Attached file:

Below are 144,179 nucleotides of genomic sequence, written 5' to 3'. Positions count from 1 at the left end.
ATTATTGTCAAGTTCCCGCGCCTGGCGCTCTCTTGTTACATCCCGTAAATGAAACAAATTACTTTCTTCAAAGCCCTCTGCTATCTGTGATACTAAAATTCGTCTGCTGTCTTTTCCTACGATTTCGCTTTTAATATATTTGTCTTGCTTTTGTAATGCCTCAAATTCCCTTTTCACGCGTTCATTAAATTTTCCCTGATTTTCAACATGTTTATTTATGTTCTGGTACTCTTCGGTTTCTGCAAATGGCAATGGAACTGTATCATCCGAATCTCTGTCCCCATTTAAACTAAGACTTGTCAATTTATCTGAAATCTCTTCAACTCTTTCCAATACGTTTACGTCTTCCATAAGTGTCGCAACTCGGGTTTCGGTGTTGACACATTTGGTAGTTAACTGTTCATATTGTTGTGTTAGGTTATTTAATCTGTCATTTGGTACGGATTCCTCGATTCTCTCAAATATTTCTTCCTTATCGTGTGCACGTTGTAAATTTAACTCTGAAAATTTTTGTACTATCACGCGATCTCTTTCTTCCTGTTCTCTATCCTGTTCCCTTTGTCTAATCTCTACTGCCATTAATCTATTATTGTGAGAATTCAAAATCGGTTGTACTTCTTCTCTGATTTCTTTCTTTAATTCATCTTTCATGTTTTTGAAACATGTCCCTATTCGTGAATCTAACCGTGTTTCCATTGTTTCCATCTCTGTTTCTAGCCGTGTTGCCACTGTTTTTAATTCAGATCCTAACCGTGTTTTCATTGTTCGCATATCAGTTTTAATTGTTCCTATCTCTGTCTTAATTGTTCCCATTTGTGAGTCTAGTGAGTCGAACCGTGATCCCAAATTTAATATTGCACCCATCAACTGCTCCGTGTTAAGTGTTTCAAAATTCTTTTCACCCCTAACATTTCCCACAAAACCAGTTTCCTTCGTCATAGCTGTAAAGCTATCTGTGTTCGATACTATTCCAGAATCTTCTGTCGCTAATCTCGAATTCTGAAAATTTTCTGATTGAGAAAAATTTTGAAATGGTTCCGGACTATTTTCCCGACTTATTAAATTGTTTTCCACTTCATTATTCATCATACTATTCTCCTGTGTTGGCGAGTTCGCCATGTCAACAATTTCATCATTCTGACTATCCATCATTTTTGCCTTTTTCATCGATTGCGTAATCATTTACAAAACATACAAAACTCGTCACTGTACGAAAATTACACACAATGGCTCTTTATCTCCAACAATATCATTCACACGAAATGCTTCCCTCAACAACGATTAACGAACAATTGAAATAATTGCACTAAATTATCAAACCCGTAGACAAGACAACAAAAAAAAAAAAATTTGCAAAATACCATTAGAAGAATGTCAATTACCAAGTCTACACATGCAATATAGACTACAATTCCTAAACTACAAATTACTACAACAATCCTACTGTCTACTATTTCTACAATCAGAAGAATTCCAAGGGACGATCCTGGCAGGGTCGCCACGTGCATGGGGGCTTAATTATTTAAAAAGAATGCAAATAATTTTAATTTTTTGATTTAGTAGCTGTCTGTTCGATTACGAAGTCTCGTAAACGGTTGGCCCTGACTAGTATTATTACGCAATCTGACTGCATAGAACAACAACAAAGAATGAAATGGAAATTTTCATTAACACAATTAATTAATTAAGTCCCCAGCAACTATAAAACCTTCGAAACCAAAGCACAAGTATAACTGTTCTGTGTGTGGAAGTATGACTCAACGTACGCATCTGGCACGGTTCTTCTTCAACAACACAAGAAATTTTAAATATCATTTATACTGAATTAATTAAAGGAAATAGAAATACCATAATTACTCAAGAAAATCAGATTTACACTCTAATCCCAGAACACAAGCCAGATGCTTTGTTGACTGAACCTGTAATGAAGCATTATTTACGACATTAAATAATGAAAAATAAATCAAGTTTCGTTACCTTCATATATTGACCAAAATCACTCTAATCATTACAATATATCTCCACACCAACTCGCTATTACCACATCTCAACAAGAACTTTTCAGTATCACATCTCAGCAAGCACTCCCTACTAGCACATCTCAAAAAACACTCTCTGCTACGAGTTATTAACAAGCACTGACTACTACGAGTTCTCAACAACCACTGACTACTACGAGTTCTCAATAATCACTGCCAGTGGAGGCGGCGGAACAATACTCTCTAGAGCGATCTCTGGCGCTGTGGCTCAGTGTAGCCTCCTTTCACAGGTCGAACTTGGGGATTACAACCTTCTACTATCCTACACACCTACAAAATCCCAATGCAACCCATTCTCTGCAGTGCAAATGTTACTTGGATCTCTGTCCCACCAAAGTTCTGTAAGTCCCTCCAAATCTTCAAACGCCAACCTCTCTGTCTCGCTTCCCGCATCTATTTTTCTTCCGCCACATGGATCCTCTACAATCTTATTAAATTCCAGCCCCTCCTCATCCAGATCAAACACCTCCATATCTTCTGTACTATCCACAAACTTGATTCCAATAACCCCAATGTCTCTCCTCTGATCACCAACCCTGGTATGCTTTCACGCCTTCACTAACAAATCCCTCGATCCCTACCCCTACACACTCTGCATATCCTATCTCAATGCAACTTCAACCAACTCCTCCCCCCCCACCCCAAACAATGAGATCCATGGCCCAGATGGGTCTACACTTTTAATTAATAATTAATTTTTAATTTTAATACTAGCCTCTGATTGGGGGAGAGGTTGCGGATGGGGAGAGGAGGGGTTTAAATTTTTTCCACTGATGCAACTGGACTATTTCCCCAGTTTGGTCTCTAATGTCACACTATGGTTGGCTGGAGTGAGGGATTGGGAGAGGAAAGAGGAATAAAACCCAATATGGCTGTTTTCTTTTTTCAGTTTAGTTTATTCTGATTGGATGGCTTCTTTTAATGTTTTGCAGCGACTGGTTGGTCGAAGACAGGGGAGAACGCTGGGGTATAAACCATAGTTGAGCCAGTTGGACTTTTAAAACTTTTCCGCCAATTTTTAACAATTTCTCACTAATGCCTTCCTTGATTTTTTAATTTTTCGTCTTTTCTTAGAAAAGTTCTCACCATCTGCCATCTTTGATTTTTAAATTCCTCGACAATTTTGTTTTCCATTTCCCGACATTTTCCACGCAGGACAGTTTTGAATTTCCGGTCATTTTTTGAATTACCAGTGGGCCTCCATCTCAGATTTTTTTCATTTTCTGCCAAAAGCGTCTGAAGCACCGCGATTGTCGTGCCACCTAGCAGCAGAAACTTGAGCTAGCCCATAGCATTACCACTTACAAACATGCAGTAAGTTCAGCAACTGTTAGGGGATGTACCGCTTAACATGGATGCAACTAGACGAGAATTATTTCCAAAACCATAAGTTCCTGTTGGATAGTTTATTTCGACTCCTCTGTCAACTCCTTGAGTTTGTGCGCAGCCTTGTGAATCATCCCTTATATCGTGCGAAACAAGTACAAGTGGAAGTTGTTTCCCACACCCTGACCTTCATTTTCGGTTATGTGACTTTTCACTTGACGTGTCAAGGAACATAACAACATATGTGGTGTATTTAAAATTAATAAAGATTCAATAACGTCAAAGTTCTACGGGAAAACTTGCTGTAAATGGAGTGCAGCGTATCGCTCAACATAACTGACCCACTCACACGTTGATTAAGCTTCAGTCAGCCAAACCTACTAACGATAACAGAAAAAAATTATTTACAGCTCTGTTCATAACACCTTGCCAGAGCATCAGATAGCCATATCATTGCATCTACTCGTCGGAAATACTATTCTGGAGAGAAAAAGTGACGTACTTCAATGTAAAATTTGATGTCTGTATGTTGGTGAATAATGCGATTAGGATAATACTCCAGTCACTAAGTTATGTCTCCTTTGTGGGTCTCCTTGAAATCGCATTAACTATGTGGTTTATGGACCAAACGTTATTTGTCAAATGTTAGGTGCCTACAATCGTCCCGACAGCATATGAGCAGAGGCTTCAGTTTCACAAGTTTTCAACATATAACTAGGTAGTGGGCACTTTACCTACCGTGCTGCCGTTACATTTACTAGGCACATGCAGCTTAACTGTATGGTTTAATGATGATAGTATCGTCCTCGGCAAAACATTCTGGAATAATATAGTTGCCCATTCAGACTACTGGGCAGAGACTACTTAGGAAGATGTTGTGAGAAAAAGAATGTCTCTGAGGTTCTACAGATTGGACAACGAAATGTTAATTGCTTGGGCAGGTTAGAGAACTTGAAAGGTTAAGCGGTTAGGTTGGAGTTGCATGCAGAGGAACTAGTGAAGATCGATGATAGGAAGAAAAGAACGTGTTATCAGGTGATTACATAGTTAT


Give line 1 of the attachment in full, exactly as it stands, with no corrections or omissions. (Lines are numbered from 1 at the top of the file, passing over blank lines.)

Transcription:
Below are 144,179 nucleotides of genomic sequence, written 5' to 3'. Positions count from 1 at the left end.